Lebanese Foreign Minister Charbel Wehbe says the government has given four days to an investigative committee probing the massive explosion that ripped through the capital, Beirut, to determine responsibility for the devastating disaster.
“This morning, a decision was taken to create an investigative committee, which in four days’ maximum must provide a detailed report on responsibility — how, who, what, where? There will be judicial decisions,” Wehbe told Europe 1 radio station on Thursday.
“It is serious, and we take it seriously. Those responsible for this horrible crime of negligence will be punished by a committee of judges,” he added.
According to Lebanese officials, thousands of tons of ammonium nitrate stored in a warehouse at the port in Beirut caused the massive explosion.
“It is an accident… preliminary reports indicate it is mismanagement of explosive products. This is a very serious neglect that continued for six years,” Wehbe said.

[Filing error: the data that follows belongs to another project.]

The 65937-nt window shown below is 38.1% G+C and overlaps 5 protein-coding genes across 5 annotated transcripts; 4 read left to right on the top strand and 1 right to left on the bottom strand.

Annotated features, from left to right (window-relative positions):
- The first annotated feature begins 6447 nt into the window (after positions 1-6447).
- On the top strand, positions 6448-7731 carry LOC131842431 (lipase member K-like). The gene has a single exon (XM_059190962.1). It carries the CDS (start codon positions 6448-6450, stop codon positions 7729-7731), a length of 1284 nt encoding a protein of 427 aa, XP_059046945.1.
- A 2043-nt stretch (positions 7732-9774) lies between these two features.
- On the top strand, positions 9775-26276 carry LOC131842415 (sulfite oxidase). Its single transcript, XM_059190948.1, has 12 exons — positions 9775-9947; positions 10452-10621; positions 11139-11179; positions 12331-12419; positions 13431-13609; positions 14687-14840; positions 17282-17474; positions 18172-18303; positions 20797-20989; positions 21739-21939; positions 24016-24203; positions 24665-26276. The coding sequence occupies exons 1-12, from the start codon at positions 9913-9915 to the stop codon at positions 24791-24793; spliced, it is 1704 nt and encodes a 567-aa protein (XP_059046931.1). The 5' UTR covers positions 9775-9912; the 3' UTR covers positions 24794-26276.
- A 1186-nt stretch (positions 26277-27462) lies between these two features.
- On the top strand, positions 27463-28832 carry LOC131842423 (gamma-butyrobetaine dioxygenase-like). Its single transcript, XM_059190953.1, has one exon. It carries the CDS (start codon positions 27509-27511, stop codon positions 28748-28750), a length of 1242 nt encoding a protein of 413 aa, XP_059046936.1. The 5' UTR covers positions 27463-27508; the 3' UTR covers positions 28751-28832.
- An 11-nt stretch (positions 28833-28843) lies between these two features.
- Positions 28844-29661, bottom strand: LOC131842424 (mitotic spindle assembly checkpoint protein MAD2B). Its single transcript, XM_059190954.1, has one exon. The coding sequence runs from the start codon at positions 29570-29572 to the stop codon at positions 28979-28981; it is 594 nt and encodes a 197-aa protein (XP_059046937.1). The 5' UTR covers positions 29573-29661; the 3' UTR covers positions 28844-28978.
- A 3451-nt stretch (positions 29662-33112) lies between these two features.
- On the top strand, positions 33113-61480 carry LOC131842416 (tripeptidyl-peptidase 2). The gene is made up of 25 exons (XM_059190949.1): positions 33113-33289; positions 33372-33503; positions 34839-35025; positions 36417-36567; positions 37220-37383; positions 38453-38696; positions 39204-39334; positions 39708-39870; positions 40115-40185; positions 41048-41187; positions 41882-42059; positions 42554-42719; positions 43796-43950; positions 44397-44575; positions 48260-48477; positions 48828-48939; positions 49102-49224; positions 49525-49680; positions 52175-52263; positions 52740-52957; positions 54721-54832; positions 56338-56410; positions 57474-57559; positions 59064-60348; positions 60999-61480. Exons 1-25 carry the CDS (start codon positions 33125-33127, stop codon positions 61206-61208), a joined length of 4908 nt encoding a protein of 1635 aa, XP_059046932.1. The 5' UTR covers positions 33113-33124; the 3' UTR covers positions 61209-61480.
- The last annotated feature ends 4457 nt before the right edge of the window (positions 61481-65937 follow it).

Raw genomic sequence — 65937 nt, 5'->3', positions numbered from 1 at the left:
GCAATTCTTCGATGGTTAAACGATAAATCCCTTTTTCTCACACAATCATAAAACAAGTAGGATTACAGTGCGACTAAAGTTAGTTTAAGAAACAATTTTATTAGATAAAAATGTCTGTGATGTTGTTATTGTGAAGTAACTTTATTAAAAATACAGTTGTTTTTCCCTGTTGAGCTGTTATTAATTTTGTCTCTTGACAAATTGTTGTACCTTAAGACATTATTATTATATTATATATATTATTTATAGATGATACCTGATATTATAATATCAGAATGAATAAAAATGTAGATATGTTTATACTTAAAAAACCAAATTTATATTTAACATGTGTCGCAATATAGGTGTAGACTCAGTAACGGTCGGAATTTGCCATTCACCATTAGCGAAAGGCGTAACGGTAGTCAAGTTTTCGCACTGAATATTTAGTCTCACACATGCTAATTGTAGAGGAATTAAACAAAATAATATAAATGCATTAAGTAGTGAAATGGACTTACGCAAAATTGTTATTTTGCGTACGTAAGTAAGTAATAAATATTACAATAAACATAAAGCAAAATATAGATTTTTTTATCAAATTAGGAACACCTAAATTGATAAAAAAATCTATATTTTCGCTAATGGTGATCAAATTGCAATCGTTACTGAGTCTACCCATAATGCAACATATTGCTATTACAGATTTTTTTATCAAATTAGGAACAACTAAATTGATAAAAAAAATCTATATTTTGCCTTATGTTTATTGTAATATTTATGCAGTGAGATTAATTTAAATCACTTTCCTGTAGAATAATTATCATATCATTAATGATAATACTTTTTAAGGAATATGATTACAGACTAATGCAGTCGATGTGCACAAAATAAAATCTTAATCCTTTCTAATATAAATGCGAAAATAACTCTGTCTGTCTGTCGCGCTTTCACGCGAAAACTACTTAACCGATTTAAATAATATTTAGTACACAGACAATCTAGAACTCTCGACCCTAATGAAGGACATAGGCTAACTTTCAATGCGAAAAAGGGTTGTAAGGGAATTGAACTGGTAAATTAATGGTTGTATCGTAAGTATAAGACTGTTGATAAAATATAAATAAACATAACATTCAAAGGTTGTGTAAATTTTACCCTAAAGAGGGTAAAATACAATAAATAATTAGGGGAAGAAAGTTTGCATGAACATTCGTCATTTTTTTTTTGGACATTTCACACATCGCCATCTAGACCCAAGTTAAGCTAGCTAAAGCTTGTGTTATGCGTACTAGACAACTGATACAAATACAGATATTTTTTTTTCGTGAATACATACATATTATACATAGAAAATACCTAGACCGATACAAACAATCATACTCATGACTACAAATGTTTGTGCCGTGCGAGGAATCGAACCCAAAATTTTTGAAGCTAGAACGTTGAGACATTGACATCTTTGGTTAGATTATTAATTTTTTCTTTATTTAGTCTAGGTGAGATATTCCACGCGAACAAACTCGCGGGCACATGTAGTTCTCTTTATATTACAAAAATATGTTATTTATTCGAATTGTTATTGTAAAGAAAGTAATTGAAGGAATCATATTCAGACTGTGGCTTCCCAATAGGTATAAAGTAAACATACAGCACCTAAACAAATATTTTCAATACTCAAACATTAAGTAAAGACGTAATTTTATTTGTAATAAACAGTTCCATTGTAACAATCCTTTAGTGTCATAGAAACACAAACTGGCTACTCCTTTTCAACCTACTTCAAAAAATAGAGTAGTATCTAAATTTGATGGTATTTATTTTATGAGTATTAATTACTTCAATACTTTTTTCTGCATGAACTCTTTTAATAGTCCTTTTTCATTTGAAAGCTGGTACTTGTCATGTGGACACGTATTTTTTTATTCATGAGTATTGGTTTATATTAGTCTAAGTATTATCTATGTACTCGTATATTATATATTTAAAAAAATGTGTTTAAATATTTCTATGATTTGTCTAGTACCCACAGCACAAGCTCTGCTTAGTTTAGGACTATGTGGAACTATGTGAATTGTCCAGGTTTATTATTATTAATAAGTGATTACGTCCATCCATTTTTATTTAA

Prime Minister Hassan Diab is heading the committee, which includes the justice, interior and defense ministers and the head of Lebanon’s top four security agencies: the Army, General Security, Internal Security Forces and State Security.
The committee has been tasked with reporting its findings to the cabinet, and the cabinet, in turn, will refer those findings to the judiciary.
The cargo had been stored at the port since it was confiscated from a ship more than six years ago. Based on the timeline and the size of the consignment, the ship could be the MV Rhosus.
The ship was initially seized in Beirut in 2013, when it entered the port due to technical problems, according to lawyers involved in the case. It came from Georgia, and had been bound for Mozambique. The stockpile is believed to have detonated after a fire broke out nearby.
The provisional death toll from Beirut’s massive blast stood at 137 on Thursday, with dozens missing and 5,000 wounded. The number of victims is expected to rise as search and rescue operations continue for people listed missing under the rubble in areas near the port.
Beirut Governor Marwan Abboud estimated up to 300,000 people may have been made temporarily homeless by the explosion, and damage from the disaster would cost the debt-ridden country billions of dollars.